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Critiques of "Western feminism" have demonstrated convincingly that much of feminist discourse constructs its subject through processes of exclusion (see, for example, Minnie Bruce Pratt, Chandra T. Mohanty, Biddy Martin and Chandra T. Mohanty, and Gayatri C. Spivak's "Texts" and "Foreword"). A passage from Virginia Woolf's well-known essay A Room of One's Own exemplifies the dynamic: "It is one of the great advantages of being a woman that one can pass even a very fine negress without wishing to make an Englishwoman of her" (52). The sentence constitutes its subject—"woman" and "one"—as exclusively English and white. It excludes black women from the category "woman" and presumes to judge them as "very fine" in the same breath that it criticizes masculine imperialist habits of thought.

Woolf's sentence demonstrates the deconstructive dictum that, in opposing a system of power, "one" nevertheless becomes complicit in the system through the structures of language that oppose, exclude, and appropriate. The sentence also, however, enacts the dialogism Mikhail Bakhtin and Bakhtinian critics claim is inherent in language.1 It swings between an assumption of one colonialist discourse, to which it replies, and another assumption—"high feminist" and also colonialist—to which it anticipates response.2 The assumption to which Woolf's sentence [End Page 217] responds opposes the English "civilized" subject to the colonized Other and desires simultaneously to claim the Other for England. To that discourse, this sentence replies ironically and critically by inserting the difference of gender in the construction of the English subject. It does so by differentiating between the desires (and their absence) of English male and English female subjects on the occasion of passing an already colonized Other. Thus it lends subjectivity to Englishwomen, who now may have desires of their own different from those of Englishmen, and it criticizes the expropriating actions of male-governed colonialism. But it also repeats the colonialist construction of womanhood as an identity created in the positioning of a "negress" who can be gazed upon and judged by an "Englishwoman." To this second assumption—of womanhood as something characterizing the "one" of the speaker in contrast to the "negress" under the speaker's gaze—the sentence's irony anticipates critical reply. Particularly in the suggestion that something called an "Englishwoman" can be wished for and made by Englishmen resides an invitation to critical response, to the kind of critique that stresses the making of the "free," "civilized," female subject through colonialist discourses.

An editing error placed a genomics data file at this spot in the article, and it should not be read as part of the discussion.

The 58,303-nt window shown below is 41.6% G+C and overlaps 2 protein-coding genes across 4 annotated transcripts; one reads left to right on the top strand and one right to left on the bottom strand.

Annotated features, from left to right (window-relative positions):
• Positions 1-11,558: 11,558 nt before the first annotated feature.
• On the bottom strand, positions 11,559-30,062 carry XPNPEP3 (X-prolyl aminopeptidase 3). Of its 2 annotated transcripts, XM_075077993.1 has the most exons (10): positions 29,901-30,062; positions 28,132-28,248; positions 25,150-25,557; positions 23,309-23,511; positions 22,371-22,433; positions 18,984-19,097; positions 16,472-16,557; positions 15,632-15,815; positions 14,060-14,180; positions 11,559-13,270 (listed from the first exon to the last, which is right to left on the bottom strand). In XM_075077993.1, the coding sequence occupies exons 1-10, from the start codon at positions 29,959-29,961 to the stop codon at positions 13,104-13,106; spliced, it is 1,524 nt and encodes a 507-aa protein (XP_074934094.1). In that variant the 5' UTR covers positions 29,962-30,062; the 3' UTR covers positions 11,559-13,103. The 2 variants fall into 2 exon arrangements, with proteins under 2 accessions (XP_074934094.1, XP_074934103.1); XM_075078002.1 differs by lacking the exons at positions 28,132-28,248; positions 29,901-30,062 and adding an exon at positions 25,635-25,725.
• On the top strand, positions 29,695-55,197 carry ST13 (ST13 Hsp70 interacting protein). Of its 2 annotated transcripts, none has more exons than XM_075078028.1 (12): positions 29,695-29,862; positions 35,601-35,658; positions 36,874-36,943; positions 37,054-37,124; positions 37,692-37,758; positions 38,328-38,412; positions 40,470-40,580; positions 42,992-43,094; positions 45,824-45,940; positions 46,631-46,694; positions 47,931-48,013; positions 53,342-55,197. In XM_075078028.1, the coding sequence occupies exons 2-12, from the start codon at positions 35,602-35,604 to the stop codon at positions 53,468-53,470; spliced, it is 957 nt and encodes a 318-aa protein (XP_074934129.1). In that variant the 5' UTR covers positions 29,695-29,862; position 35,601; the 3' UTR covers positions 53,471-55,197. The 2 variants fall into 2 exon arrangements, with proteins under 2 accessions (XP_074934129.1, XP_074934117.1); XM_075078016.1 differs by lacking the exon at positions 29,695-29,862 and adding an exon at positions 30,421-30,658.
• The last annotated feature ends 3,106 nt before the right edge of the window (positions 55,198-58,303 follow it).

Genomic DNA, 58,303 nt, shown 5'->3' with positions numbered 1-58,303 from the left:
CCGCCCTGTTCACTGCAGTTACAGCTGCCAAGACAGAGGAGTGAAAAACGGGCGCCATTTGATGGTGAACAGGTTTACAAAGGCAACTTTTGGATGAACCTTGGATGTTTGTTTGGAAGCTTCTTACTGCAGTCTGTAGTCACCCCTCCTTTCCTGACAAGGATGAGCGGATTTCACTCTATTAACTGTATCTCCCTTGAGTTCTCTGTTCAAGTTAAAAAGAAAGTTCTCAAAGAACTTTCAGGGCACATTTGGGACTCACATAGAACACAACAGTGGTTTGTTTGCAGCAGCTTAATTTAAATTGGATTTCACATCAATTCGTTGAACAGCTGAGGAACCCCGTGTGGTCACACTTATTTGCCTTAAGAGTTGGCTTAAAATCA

If we are concerned to criticize and transform the colonialist legacies within "Western feminism," analysis that takes into account the discourses to which a feminist text responds and the ways in which it anticipates reply should help us to do so. If we can identify ideological turning points within especially influential writings by feminist authors in the English canon, for example, we may be able to reflect upon the turnings available to contemporary feminist writers and critics. The canonized status of To the Lighthouse as a classic in modernist narrative and the authorizing position of Virginia Woolf in much of contemporary feminist thought make this novel a particularly significant case study. Read dialogically, To the Lighthouse sets into motion a critique of English colonialist patriarchy that simultaneously repeats colonialist assumptions about "Englishwomen." It also—by both including and suppressing them—represents the "mumblings" of a counter-discourse.3 [End Page 218]


A modernist female Künstlerroman, To the Lighthouse portrays an unmarried woman who paints and whose single unifying brush stroke at the novel's end announces her long-awaited achievement of artistic vision. Lily Briscoe's "line there, in the centre" represents as well the aesthetic vision of the novel. Her artistic triumph concludes the novel's passage beyond the requirements of heterosexual romance in Woolf's efforts to "write beyond the endings" of either marriage or death that conventional nineteenth-century novels require. Rachel Blau DuPlessis has argued that To the Lighthouse emphasizes brother-sister ties, male-female friendships, and a larger communal vision in which binary oppositions, especially that of masculine/feminine, are undone (96...


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